-The NY Times had a report on the payout structure Floyd Mayweather had in place for the fight  which estimates that he would receive close to $40 million. In comparison, Mayweather Productions would pay Victor Ortiz $2.5 million. The Mayweather deal is interesting when looking at the risk-reward. While Mayweather used his own money for marketing the event, he’s receiving a healthy portion of the profits.

-Kevin Iole of Yahoo! Sports tweeted that initial reports of the PPV buys was 1.3-1.4 million which is below the initial hope of breaking the boxing PPV record of 2.4 million set by Mayweather-De La Hoya.

-While there was a push for the PPV, the MGM Grand was giving away tickets during fight week as the actual attendance was nowhere near a sellout. In comparison, Pacquiao-Marquez is a virtual sellout according to a tweet from ESPN’s Dan Rafael who spoke with Top Rank’s Todd DuBoef.

Odds and ends

-The price for the PPV rose $5 to $69.99. Its likely to be the same price point for Pacquiao-Marquez III. How much higher will it go for a Mayweather-Pacquiao fight?

-Mario Solis did an admirable job of interviewing and translating at the same time when he interviewed Gomez and Alvarez post-fight.

-Best quote of the HBO 24/7 occurred in the first 10 minutes of the first episode. Regarding Mayweather going into his training camp, “…any impact the hiatus (15 months) will have on his skills will soon be determined, the swagger meanwhile remains untouched.”

-50 Cent, Ray J and Mr. Chop (from the reality series “King of Cars”) made cameos in the 24/7 series as friends of Mayweather.

4 Responses to “Mayweather-Ortiz: Payout Perspective”

  1. Diego on September 22nd, 2011 6:59 AM

    I disagree that Mayweather was the least culpable. While Mayweather did nothing illegal, what he did was clearly wrong in the spirit of a fair fight. Ortiz came forward to touch gloves and give Mayweather a hug, Mayweather kept his hands down like he was going to hug Ortiz and then quickly gave him a 1-2.

    As far as I’m concerned, Ortiz was punished for his headbutt by the point deduction (which should have been 2 points as Dana pointed out), and was trying to apologize when Mayweather sucker-punched him. Yes, the sucker-punch was legal, but it was wrong. And it ended the fight prematurely (which Ortiz’ headbutt could also have done but fortunately did not) which means I did not get my $70’s worth. The fight was just heating up, with Ortiz channeling his inner Marvin Hagler (think Hagler-Hearns) and Mayweather ended it prematurely with a cheap (though admittedly legal) shot.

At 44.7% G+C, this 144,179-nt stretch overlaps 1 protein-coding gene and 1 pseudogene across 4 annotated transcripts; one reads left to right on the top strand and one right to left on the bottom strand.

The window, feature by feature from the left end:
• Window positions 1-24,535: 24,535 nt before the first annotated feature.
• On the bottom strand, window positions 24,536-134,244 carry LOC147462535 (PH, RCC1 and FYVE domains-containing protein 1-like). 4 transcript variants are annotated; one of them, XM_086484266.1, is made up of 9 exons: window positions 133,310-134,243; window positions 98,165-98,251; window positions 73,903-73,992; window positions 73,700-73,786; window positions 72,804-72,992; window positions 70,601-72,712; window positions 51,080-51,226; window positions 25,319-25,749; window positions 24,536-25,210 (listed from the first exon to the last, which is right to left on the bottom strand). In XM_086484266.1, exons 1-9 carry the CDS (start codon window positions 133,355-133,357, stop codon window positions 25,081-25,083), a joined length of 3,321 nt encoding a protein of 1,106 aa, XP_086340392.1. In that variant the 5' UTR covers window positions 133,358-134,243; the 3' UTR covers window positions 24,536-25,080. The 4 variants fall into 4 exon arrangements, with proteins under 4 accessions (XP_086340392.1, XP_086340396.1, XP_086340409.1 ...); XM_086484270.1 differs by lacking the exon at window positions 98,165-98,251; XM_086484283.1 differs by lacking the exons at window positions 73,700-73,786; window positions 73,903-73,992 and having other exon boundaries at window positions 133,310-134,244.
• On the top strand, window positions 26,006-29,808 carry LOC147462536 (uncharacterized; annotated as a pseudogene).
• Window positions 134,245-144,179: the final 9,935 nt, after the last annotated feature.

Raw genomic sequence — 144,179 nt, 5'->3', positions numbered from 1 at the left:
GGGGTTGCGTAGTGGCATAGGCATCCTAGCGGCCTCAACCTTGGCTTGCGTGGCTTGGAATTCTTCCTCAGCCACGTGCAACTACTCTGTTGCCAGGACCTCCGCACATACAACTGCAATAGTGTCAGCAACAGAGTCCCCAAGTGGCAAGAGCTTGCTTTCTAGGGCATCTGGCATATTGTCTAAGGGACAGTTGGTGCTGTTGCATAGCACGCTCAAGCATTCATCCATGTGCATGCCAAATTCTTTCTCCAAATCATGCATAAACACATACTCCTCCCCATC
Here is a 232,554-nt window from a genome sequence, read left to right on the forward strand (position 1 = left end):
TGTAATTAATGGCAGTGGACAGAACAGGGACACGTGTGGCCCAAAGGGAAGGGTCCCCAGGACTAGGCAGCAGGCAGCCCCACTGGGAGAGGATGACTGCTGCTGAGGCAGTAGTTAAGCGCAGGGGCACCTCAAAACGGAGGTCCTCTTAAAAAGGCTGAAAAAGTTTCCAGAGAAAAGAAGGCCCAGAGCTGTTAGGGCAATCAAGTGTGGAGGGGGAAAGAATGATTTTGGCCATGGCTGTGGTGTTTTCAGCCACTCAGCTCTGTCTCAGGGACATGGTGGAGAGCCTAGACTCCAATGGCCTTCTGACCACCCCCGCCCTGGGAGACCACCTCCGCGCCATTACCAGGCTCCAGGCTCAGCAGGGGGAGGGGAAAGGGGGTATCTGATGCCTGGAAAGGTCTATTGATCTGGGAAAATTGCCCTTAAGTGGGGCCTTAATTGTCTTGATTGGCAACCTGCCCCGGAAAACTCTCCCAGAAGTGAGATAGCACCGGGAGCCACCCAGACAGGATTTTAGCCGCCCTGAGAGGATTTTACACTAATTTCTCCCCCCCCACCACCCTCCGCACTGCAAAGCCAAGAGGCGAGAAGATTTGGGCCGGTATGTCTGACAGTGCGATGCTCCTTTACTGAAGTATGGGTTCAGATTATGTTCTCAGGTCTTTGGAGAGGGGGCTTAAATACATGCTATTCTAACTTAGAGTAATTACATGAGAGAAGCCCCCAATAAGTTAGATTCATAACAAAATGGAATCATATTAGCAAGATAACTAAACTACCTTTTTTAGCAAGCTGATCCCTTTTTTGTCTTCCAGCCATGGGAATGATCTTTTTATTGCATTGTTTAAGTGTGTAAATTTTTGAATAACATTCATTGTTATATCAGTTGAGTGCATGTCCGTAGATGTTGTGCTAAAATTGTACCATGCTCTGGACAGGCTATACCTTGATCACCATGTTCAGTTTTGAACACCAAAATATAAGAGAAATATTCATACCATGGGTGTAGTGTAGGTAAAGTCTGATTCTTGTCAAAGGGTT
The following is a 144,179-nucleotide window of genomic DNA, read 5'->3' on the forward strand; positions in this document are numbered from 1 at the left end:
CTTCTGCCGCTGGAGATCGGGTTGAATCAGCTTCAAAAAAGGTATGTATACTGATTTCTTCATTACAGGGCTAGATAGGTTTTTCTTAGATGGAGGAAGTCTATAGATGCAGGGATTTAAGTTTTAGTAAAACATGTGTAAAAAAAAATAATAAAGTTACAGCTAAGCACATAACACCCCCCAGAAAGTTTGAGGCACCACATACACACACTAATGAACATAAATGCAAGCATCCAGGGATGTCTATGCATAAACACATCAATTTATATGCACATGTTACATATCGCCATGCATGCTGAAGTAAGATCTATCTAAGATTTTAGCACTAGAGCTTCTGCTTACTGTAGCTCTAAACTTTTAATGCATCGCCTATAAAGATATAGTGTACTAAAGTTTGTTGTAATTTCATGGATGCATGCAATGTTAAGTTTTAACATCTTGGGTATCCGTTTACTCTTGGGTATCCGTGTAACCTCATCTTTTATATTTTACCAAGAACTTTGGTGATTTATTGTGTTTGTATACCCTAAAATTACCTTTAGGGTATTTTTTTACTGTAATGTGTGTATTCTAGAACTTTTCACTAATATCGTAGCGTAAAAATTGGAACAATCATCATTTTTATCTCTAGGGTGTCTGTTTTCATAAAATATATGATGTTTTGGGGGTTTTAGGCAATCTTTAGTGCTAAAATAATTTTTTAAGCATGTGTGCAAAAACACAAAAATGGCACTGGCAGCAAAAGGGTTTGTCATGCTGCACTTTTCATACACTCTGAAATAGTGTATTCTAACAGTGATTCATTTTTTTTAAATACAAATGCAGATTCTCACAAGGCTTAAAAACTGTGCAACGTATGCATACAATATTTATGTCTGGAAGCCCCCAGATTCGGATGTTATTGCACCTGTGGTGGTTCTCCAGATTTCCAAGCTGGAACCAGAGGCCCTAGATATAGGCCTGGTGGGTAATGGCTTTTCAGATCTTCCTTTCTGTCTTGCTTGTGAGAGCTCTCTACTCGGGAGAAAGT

If Cortes had control of the ring this couldn’t have happened, but regardless, Mayweather knew Ortiz had his hands down and still chose to do what he did. I would feel better if Mayweather had come forward with his hands up, but he faked the hug before throwing punches and I can’t give him a pass for that no matter what Ortiz and Cortes were doing.

    I’m still pissed off. I want my money back.

    I will give Mayweather props for telling off Larry Merchant. That guy is a jackass and gets worse every time I see him.

    As for the face-off with Kellerman, all I can say is it was mercifully brief.

  2. Mossman on September 22nd, 2011 7:46 AM

    Had a friend in the audience who said the place started riotting once Ortiz was counted out…

    I disagree with Diego. Mayweather owes me $70 bucks!

  3. Diego on September 22nd, 2011 8:21 AM

    Mossman – you mean you agree with me!

  4. Mossman on September 22nd, 2011 11:15 AM

    Indeed. Minor dyslexia.